When it became apparent in the wee hours of an otherwise sombre Thursday morning that Chelsea were contemplating selling one of their best players to a direct title rival (or a would-be-maybe-next-year direct title rival), astonishment abounded in football media.
Sky Sports commentator Gary Neville opined that he wasn’t sure how much Manchester United needed Mata but he was extremely sure Chelsea wouldn’t be likely to sell to a rival. The Daily Mail and the Mirror concurred- it would be outlandish to even think of it! Goal.com called it “The January Window’s most ridiculous transfer”.
Three days later David De Gea was pictured ushering Juan into training and introducing him to the Manchester United first team. That’s what this writer loves about football- ridiculous things happen, and usually ridiculous people are involved.
Jose Mourinho was about as clear as he could be about the fact that Juan Mata was no longer his first-choice number ten. The sniffing began with PSG and Real Madrid rumoured to be among those interested. The price would be heavy- that was clear, but it was also clear that English teams were not in contention.
So what changed? Well, to put it simply, Jose needed to do something Jose-like. He needed to set a precedent. Wayne Rooney wasn’t sold to Chelsea in the summer under the safe and reasonable pretext that a club doesn’t sell to a direct title rival.
Well, conveniently as things transpired, United fell far short of being title contenders and Jose saw a golden opportunity to make some money, get rid of a player he didn’t want and demonstrate to United that “some clubs do sell to title rivals”. His ulterior motives (if any!) are things he is best aware of but one thing is certain- it sends a powerful message about how confident Jose is in his current squad of players.
The truth is that’s a hallmark of all great managers. Sir Alex Ferguson achieved astonishing things with a group of players who, in the present season, have been astonishing in an entirely different way. Injuries plagued his teams as well but that never stopped him from keeping the bigger picture in mind and taking difficult calls- like saying goodbye to David Beckham when he was at the top of his game or spending close to 30 million on Robin Van Persie when many thought he was past his prime.
And it’s in pursuit of that very same well-timed wisdom that David Moyes has hauled Juan Mata to Old Trafford. Mata may not be the solution to United’s problems (this writer doesn’t think so) but he’s certainly the solution to Moyes’. In a season peppered with losses and less-than-perfect performances, fans are losing patience in their so-named “chosen one” and he needed to make a serious statement of intent in that window.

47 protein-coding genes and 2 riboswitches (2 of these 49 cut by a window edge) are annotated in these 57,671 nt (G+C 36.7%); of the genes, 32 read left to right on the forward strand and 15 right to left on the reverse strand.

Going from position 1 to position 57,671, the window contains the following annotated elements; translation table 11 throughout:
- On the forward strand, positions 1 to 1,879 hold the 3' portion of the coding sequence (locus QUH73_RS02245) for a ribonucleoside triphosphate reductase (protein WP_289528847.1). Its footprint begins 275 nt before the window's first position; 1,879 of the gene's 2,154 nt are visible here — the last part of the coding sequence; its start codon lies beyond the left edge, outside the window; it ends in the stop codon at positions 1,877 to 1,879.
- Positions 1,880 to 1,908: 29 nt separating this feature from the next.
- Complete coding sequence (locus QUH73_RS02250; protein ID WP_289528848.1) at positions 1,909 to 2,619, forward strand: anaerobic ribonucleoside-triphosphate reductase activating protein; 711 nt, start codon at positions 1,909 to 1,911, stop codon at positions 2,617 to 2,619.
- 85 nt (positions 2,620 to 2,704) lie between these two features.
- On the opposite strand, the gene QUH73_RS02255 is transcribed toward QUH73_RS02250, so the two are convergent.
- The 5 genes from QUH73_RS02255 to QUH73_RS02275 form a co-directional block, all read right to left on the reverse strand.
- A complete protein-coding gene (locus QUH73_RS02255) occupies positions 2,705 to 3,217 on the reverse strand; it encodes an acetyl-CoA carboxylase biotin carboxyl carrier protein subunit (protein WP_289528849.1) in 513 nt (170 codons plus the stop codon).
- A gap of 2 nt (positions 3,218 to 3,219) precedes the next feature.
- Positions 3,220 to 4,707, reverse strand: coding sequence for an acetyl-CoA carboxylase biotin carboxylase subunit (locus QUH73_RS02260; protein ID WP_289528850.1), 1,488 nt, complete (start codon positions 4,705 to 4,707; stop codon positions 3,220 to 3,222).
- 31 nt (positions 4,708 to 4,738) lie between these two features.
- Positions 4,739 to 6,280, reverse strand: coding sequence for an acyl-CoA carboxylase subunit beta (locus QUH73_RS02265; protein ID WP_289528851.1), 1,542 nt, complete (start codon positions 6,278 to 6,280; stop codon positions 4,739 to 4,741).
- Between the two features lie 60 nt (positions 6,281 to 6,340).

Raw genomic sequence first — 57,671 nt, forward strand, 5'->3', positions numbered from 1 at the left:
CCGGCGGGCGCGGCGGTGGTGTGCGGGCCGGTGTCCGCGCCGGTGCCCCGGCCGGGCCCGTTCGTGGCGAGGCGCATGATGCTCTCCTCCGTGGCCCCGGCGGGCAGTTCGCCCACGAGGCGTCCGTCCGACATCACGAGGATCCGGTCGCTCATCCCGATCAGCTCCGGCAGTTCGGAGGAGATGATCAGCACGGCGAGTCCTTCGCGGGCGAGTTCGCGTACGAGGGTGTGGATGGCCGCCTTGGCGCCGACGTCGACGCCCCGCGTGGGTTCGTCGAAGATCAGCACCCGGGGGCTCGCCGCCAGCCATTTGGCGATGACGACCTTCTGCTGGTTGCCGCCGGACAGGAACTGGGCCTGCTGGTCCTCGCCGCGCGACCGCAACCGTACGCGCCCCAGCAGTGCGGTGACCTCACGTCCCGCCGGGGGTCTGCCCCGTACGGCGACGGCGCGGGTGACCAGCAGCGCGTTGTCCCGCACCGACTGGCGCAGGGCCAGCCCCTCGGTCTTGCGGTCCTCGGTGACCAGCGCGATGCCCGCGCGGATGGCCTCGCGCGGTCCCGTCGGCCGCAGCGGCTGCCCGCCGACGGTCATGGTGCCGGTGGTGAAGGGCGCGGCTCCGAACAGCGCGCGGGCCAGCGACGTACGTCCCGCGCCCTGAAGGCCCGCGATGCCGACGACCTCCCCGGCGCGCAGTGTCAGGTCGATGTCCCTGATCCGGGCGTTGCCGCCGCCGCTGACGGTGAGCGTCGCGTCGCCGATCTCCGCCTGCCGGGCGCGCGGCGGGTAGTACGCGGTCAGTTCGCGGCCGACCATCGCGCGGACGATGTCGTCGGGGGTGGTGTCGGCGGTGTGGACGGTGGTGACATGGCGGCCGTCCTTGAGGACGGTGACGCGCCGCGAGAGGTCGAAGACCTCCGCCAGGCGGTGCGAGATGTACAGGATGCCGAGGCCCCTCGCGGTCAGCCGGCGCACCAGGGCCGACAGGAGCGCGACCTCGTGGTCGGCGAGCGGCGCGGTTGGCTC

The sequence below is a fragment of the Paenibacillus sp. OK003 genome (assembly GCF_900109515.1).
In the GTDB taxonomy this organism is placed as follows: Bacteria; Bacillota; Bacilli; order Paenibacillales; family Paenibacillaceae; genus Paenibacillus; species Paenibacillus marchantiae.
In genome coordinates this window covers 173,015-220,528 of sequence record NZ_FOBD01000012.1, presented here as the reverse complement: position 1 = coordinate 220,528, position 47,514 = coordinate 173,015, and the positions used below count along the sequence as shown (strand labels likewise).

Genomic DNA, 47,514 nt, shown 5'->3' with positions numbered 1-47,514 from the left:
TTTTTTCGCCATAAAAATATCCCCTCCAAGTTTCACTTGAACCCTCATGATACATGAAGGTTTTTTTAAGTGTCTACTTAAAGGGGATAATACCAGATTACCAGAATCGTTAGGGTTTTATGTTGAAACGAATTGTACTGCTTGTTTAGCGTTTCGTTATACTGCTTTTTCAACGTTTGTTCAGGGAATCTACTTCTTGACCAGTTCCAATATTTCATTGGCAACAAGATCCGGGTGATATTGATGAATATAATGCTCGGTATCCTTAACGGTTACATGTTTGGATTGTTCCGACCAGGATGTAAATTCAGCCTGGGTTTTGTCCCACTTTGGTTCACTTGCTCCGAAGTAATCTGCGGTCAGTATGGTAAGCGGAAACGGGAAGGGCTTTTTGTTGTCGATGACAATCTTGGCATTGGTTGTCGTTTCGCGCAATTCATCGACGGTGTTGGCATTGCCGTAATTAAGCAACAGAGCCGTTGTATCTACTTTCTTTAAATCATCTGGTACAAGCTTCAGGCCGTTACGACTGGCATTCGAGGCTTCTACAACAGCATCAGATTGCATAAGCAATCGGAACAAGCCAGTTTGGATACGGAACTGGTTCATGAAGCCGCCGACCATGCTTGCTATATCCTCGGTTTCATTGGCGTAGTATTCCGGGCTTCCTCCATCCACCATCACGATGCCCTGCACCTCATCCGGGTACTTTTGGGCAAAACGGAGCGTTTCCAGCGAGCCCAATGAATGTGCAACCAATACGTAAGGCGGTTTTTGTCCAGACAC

So, on paper the Mata transfer seemed to be a win-win for all concerned. Jose got his money and proved his point, Moyes appeased some of the growing Red Devil animosity towards him and Juan finally got a chance to play some football. How long would the sunshine last, though? Well, about seven days if you’re Manchester United.
Juan Mata was voted Man of the Match for his performance against Cardiff City, where he helped propel United to a 2-0 win. Joy abounded as many in the red of Manchester could finally see the light at the end of a pretty dark tunnel.
Cut to three days later in the windy plains of Stoke. Former Anfield “legend” Charlie Adam (err, well he is today anyway) returned to haunt the Devils of Manchester with a little help from the world’s slowest moving footballer Michael Carrick. Juan notched up another assist but it didn’t Mata.
Beyond anything else, that game proved what most in football already know. Manchester United’s problems go beyond the hunt for a midfielder, a defender or a centre forward. The problem is not with the people not signed yet. The problem is with the attitude of those currently in the team.
David Moyes was quick to come out and say they were unlucky. They created chances but somehow couldn’t finish them. And they conceded from a set-piece. Again. Clearly unfortunate. There’s no other conceivable explanation. Except maybe lazy defending, a lack of belief and abysmal finishing but we dare not venture there.
Alex Ferguson’s success mantra was always “focus on winning”. It’s never about how you win. It’s about winning. A team that gets remembered is one that wins. Many times his sides embodied that philosophy in its entirety and churned out woeful displays, somehow picking up the three points.
Moyes’ philosophy seems drastically different. He seems to be narrowing down on playing attractive football. There are many occasions this season when we’ve seen United play decently well without scoring and get caught out at the other end. One wagers United fans would prefer their players be the ones doing the catching out.
Repeated defeats sap self-esteem. And belief. And erode the core of what may otherwise be a good team. A perfect example is Arsenal post “The Invincibles”. Seasons of no trophies have seen many players leave, and one fears the same may happen if United don’t change their philosophy. It’s all well and good to try and play attractive football. It’s imperative to win. That is the Manchester United way.
If the philosophy is the problem, signings Juan Mata much. A paradigm shift in thinking and strategy is the need of the hour for the Red Devils. Motivation must return because that will propel them to play the “winning way”.
Else, their wives may wear Prada but the Devils will get nada.